Sensitive method to analyse free PEG-maleimide

The present invention relates generally to a novel method using HPLC and fluorescence detection of free PEG-mal in PEGylated proteins and PEG-mal raw materials by adding a fluorescent label to the free PEG-mal.

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Description

FIELD OF THE INVENTION

The present invention relates generally to a novel method using HPLC and fluorescence detection of free PEG-mal in PEGylated proteins and PEG-mal raw materials by adding a fluorescent label to the free PEG-mal.

BACKGROUND OF THE INVENTION

Polyethylene glycol (PEG) is a versatile polymer with hydrophylic and hydrophobic properties that is widely used to conjugate with therapeutic proteins and peptides. The resultant derivatives are compounds that exhibit increased circulatory half-life, reduced immunogenicity and antigenicity, and increased resistance to proteolysis. The covalent attachment of PEG to proteins is known as PEGylation and it requires chemical modification or activation of the hydroxyl terminal group of the polymer. Several chemical groups have been used; in recent years, PEG modified with maleimide (PEG-mal) have gained popularity in the development of therapeutic proteins. PEG-mal reacts more efficiently and specifically with thiol groups in the protein or peptide of interest. Although the excess of PEG-mal is removed during purification, small amount may still be present in the final drug substance and must be considered as a product related impurity. Therefore, a method with high specificity and sensitive is desirable to evaluate not only the residual PEG-mal present in the purified PEGylated protein but also to evaluate raw materials. Since PEG-mal does not possess chemical structural features that allows its specific and sensitive detection in solution, peptide probes that contain both, a free thiol group and a fluorescent tag have been designed. This approach coupling with High Performance Liquid Chromatography (HPLC) separation significantly improve the specificity and sensitivity for free PEG-mal detection and quantitation.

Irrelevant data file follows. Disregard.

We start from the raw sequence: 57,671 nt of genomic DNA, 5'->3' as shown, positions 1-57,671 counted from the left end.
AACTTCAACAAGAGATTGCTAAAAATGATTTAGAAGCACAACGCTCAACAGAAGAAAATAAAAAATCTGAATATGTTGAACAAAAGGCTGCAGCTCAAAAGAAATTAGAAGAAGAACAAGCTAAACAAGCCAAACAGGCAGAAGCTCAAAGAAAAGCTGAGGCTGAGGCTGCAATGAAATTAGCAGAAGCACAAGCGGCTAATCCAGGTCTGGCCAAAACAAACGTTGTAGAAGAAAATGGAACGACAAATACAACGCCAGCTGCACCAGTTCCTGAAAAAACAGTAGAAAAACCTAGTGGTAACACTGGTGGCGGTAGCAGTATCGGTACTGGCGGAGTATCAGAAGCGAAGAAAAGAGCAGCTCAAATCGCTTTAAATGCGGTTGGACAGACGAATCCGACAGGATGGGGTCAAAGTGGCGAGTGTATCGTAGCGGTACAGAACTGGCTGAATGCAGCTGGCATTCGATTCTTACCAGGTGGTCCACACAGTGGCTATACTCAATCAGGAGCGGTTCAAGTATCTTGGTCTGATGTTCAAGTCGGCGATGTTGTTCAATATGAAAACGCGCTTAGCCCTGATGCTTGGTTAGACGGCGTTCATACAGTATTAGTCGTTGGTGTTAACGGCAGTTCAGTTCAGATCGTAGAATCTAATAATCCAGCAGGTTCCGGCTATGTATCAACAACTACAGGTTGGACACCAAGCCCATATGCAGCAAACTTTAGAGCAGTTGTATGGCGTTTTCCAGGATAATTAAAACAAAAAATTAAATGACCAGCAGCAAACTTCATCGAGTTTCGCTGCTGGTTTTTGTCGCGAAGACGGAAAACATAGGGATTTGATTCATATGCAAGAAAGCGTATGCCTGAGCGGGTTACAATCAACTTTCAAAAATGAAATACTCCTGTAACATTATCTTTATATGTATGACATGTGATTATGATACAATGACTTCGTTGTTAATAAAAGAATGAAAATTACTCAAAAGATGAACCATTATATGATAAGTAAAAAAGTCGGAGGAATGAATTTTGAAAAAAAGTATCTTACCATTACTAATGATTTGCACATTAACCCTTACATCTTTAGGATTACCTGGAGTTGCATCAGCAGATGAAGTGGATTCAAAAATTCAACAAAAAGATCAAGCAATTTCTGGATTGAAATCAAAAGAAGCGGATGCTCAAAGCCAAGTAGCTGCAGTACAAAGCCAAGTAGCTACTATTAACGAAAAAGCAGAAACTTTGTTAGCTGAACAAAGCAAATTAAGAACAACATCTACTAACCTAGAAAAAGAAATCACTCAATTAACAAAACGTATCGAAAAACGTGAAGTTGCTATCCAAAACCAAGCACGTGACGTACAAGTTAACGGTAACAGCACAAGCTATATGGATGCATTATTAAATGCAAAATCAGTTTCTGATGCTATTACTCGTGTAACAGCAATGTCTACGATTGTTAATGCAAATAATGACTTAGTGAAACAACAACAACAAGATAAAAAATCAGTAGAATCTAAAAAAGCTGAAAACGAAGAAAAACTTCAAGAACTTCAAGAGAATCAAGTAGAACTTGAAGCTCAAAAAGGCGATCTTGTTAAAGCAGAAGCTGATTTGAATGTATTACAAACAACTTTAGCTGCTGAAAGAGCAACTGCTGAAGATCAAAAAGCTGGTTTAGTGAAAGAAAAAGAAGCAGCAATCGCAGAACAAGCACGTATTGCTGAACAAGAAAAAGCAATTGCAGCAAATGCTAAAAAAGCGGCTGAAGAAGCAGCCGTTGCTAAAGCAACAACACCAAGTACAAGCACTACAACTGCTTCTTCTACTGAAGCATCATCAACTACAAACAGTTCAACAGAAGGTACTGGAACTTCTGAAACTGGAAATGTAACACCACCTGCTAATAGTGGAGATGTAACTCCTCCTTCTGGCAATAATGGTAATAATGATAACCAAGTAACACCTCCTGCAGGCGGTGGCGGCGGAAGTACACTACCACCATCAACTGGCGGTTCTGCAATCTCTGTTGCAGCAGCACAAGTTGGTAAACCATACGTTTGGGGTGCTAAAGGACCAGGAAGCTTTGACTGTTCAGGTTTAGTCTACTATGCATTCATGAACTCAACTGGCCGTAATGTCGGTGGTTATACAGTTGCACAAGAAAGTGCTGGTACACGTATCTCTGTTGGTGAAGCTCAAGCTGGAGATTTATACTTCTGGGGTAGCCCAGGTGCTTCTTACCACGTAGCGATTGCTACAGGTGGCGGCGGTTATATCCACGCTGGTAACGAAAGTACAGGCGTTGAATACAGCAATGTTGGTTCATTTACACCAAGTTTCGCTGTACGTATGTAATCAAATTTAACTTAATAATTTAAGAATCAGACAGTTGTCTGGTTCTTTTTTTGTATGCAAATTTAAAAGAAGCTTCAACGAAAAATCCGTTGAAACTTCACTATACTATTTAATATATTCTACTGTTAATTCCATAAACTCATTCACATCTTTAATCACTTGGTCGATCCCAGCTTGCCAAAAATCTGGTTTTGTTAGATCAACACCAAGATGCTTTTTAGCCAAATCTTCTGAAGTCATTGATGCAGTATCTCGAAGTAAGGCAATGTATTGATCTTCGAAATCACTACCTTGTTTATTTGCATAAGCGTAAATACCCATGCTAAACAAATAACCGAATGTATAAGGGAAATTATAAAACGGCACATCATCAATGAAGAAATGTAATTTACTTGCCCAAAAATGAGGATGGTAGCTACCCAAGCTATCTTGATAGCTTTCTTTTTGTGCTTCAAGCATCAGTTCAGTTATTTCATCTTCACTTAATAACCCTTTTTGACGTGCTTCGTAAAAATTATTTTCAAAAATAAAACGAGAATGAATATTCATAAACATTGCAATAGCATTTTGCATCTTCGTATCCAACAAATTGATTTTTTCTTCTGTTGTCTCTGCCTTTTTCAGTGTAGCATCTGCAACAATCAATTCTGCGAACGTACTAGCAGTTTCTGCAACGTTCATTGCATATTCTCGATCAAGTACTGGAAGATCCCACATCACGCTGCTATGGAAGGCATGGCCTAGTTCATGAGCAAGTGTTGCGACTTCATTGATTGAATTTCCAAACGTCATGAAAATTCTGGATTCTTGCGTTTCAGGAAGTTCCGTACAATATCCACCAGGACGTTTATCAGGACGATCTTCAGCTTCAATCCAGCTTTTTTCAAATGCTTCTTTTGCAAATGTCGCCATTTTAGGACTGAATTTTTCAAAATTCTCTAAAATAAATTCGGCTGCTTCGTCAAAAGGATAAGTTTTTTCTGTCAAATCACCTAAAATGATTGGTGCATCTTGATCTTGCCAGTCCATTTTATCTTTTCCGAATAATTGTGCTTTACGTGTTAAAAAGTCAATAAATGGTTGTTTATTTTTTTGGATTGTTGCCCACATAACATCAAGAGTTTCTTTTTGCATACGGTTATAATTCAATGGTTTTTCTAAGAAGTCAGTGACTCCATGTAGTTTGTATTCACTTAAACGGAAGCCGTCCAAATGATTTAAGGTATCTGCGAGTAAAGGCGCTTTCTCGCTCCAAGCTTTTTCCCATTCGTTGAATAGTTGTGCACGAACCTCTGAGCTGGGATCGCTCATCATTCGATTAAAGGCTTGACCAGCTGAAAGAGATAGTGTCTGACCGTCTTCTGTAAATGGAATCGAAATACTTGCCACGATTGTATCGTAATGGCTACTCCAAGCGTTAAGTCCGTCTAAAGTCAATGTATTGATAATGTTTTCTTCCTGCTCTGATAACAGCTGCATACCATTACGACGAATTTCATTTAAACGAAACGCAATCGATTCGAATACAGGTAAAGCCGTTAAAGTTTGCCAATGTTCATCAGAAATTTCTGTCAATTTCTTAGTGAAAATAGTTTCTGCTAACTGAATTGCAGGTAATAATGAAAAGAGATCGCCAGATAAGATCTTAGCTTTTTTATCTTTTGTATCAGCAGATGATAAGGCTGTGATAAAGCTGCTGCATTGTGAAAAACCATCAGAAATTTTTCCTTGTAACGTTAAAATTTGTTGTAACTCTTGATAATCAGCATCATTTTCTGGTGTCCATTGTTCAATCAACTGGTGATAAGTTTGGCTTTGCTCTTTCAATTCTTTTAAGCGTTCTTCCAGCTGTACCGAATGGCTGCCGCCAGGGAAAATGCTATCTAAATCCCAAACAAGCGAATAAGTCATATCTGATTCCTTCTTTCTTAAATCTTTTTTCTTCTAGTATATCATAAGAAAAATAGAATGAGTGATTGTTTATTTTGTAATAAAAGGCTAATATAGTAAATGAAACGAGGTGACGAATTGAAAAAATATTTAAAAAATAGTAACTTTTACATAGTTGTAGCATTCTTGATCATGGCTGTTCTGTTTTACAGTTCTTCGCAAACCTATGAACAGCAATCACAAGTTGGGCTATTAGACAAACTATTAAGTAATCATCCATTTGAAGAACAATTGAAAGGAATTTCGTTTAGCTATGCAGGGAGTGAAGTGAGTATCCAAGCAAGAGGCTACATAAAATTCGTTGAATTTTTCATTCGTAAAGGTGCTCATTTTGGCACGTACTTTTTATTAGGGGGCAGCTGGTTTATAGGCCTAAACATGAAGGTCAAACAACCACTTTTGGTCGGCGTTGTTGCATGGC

SUMMARY OF THE INVENTION

The present invention provides a method to detect free PEG-mal in a solution comprising adding a fluorescent peptide probe to said solution; separating the peptide probe solution on a HPLC column and detecting the fluorescent tag attached to the free PEG-mal.

Certain criterions are considered in the design of the peptide probe. First, the peptide must contain an amino acid to provide the thiol group to react with PEG-mal. Second, it must contain a second amino acid to allow the attachment of the desired fluorescence label. Third, the peptide probe must be soluble in aqueous solution.

The peptide probe of the invention comprises the amino acid sequence of SEQ ID NO: 1, SEQ ID NO: 2, SEQ ID NO:3, SEQ ID NO:4, SEQ ID NO:5, SEQ ID NO: 6 and SEQ ID NO: 7.

The peptide probe of the invention further comprises a length of from 2 to 20 amino acids, alternatively from 2 to 10 amino acids in length, preferably 2 amino acids in length.